As many of us are avid users of social media – including Twitter, Facebook, Instagram, personal blogs and LinkedIn – the holidays is a time when we tend to update our status, post pictures and comments, and generally increase our activity on such networks. However, you need to make sure that what you share with others doesn’t come back to haunt you, or lead to undesirable employment outcomes.
Although privacy laws exist, when you choose to share something with others through the Internet, you are giving permission to people around the world to read or view what you have shared. These people may include your colleagues, your managers, or even your clients. One thing you should consider prior to posting something is whether your employer has a social media policy in place; if so, you should be familiar with the policy. If your employer does not have such a policy, don’t take that to mean that you are free to do whatever you want without the threat of any repercussions. Even without a specific social media policy in place, your employer should nevertheless have anti-violence and/or anti-harassment policies that may become relevant depending on your use of social media networks.
If the comments that you publish reflect poorly on your employer or the company for which you work, your posts could result in discipline or even dismissal, depending on their severity and how long you’ve been posting such things. Examples of things you should avoid include: the use of derogatory comments about a particular supervisor or director of the company, ridiculing your co-workers, expressing contempt for your managers, and posts that are discriminatory or could be deemed to be harassment. If your comments are so damaging or have so poisoned the workplace that it would no longer be possible for you to work harmoniously and productively with the other employees of the company, this may also lead to you losing your employment. Your situation will only be made worse if actual names are used, including the name of your employer.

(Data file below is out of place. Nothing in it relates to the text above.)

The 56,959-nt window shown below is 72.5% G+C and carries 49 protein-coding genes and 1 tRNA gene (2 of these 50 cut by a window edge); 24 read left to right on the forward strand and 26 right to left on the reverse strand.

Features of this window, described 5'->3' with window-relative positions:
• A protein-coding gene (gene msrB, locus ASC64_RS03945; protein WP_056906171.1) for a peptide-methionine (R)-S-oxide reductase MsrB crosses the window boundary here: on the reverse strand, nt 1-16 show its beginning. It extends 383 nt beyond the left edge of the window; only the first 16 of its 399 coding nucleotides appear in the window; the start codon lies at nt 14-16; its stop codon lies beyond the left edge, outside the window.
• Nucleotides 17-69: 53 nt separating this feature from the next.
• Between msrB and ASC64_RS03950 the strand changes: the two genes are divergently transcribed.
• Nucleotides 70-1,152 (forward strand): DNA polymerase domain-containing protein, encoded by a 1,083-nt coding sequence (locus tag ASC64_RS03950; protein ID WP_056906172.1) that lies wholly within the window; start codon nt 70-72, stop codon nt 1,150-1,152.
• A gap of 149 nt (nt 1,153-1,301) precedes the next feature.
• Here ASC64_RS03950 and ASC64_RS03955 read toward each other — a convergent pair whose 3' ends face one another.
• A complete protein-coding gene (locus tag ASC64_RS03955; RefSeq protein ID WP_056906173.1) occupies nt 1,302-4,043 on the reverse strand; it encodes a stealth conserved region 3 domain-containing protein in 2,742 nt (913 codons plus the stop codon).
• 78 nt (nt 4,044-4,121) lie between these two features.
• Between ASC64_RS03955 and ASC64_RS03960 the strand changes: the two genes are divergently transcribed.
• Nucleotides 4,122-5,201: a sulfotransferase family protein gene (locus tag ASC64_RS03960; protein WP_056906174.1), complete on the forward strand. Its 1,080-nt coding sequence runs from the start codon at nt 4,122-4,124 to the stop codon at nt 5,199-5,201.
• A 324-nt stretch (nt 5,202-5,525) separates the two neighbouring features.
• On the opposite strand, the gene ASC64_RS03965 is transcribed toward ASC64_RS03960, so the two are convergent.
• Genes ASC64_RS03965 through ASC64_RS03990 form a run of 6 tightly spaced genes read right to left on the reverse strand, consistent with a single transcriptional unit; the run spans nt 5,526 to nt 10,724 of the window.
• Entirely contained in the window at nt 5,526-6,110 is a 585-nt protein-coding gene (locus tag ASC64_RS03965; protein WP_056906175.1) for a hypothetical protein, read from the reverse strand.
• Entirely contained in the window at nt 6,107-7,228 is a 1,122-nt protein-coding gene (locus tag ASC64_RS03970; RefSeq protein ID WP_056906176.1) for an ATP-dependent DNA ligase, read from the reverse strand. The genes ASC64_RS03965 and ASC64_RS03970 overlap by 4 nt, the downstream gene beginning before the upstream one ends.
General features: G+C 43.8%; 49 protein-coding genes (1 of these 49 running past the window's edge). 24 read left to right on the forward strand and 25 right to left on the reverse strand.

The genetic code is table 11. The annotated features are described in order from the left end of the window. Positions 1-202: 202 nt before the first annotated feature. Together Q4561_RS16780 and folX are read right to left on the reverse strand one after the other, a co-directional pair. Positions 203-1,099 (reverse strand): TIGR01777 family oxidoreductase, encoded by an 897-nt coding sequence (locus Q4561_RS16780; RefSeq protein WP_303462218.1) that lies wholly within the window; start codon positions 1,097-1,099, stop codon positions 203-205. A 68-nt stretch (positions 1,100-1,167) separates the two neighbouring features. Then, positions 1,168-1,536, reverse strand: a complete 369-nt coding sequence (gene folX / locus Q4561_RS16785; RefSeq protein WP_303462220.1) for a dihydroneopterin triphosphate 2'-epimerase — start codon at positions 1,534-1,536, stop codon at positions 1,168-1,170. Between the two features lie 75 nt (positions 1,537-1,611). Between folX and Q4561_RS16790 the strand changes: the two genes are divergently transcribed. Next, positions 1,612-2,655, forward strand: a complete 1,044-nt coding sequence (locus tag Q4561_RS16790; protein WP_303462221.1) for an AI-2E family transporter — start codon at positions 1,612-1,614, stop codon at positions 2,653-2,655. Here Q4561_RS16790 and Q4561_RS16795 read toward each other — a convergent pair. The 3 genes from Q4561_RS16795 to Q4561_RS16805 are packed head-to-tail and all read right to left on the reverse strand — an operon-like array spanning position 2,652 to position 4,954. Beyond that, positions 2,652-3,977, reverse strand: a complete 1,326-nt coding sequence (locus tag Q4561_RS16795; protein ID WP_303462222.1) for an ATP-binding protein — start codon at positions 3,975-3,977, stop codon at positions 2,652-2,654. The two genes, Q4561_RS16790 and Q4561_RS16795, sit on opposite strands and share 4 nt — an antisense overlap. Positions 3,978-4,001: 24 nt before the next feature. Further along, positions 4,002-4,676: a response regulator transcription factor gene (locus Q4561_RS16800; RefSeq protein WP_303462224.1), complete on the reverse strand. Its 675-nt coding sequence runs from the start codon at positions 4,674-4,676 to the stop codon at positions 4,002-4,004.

The position you hold will almost certainly be a factor, as any post or action deemed incompatible with your position is more likely to lead to discipline and possibly termination. If your conduct is subject to greater scrutiny by the public, what you do off duty will become more relevant to your employment.
Even though you may have established privacy settings on the information or pictures you have chosen to share, once something is on the Internet, it can always be found. Without these settings, arguably anyone in the world with access to the Internet can read its content. Whether someone from your company has read your post is not generally as important as the content of your post and its accessibility to others.
The use of social media may do more harm than good if used improperly. This is also true for purposes of your employment. Once your comments are posted online, they are in the public domain and you have effectively lost control over who can read them. Of course, each case will be very fact-specific, but if you have to ask yourself “should I post this?”, the answer is likely “no”.